Tuesday, July 10, 2007

A public service announcement

Click here if you’re a fan of Internet radio. It is a brief audio action alert from SaveNetRadio.org.

To read what David Byrne has written about this issue, click here for his April 1 blog post.

Meanwhile, listen while you can to Mr. Byrne’s own hand-picked music stream, currently featuring the sounds of Iceland. (Actually, Byrne says he’ll probably be able to afford the high royalty rates required under the new law. Many other webcasters might not be so fortunate.)

It’s a freaking complicated issue, to be quite honest. If there are any hardcore Internet radio fans out there who can share some insights on the potential impact of the new law, please drop a comment.

13 comments:

SJ said...

I am a big fan of both Pandora and Last.fm, and I would be sad to see them go. Since I am not a citizen I can't do anything about it though.

DeAngelo Starnes said...

I've done my part and contacted my Congressperson.

I can see both sides of the argument. From the perspective of Internet radio, they don't have the apparatus to pay the same royalty rates as CPR-funded and commercial stations. The artists desire the same royalty rates they feel deserved. Too many have ripped off over the years.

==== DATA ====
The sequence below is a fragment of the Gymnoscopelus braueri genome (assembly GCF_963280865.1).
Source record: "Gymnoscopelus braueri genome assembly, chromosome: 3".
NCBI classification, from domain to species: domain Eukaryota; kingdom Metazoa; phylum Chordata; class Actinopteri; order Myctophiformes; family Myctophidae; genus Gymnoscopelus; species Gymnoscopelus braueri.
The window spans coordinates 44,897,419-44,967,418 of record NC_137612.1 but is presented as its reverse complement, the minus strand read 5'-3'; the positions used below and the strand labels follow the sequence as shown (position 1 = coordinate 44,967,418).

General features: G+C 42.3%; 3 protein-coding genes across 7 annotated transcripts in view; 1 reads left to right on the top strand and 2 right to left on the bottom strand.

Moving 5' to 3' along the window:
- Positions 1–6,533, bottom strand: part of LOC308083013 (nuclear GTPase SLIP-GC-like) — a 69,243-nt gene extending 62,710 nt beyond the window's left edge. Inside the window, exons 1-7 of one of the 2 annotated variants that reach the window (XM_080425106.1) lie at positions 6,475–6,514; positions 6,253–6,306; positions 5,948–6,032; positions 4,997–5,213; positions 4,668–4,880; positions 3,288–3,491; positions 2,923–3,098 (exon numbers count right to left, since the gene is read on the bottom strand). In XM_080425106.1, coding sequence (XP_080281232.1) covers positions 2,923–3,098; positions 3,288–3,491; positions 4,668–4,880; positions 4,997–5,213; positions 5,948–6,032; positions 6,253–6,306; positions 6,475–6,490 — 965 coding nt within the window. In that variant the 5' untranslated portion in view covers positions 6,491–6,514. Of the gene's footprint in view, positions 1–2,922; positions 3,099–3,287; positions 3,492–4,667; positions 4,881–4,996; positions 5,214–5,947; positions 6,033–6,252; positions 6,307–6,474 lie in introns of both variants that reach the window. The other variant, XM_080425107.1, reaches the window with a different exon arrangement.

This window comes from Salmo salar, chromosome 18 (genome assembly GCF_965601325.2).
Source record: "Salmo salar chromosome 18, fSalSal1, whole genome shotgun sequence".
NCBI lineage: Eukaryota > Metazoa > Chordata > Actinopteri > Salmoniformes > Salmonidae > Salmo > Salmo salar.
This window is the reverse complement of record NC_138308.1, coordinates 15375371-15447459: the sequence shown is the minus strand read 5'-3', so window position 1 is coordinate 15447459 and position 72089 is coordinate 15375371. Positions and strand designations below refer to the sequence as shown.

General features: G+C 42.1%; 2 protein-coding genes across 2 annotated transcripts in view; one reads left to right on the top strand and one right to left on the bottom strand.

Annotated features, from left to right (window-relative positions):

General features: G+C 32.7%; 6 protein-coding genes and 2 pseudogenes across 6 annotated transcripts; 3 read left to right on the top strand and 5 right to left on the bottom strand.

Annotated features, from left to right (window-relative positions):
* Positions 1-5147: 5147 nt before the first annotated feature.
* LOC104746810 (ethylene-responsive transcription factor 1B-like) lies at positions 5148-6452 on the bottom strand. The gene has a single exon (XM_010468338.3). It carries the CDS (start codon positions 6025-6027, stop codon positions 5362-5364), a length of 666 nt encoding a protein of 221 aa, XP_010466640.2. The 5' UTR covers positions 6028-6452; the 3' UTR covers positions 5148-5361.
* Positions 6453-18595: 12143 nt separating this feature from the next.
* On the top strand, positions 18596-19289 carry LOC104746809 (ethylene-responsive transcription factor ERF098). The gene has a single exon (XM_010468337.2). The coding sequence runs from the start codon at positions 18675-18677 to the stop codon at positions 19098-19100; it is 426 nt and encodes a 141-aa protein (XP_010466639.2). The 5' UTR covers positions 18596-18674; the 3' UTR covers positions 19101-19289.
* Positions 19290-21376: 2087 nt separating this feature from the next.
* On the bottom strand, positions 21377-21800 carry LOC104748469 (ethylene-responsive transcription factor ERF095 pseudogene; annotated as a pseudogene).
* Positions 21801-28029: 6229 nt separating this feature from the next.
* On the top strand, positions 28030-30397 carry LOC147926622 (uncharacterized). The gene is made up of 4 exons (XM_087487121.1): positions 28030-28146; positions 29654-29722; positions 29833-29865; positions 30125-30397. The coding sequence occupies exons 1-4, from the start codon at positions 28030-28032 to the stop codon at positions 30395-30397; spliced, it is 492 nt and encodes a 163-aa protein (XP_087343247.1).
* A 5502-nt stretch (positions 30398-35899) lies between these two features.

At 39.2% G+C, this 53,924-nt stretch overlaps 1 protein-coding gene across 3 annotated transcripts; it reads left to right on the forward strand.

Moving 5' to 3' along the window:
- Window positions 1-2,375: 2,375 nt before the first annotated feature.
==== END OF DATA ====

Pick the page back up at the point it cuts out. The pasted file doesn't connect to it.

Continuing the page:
This problem would have been resolved if the Internet radio stations had been included at the table when this bill was being negotiated.

The bill is solution in search of a problem. The artists still get paid royalties. Plus they receive exposure they're not getting on the other outlets. I know in listening to Pandora daily at work, I keep a notepad to write down music that was off my radar - and I consider myself an amateur musicologist.

So let's pull together on this one.

Dave, check out my comment to your Frederick Douglass piece.

Undercover Black Man said...

Beautiful, DeAngelo. Now I see the issue clearly.

And what you said is the thing... I assume that without Internet radio, a lot of under-the-radar artists would go unheard and undiscovered.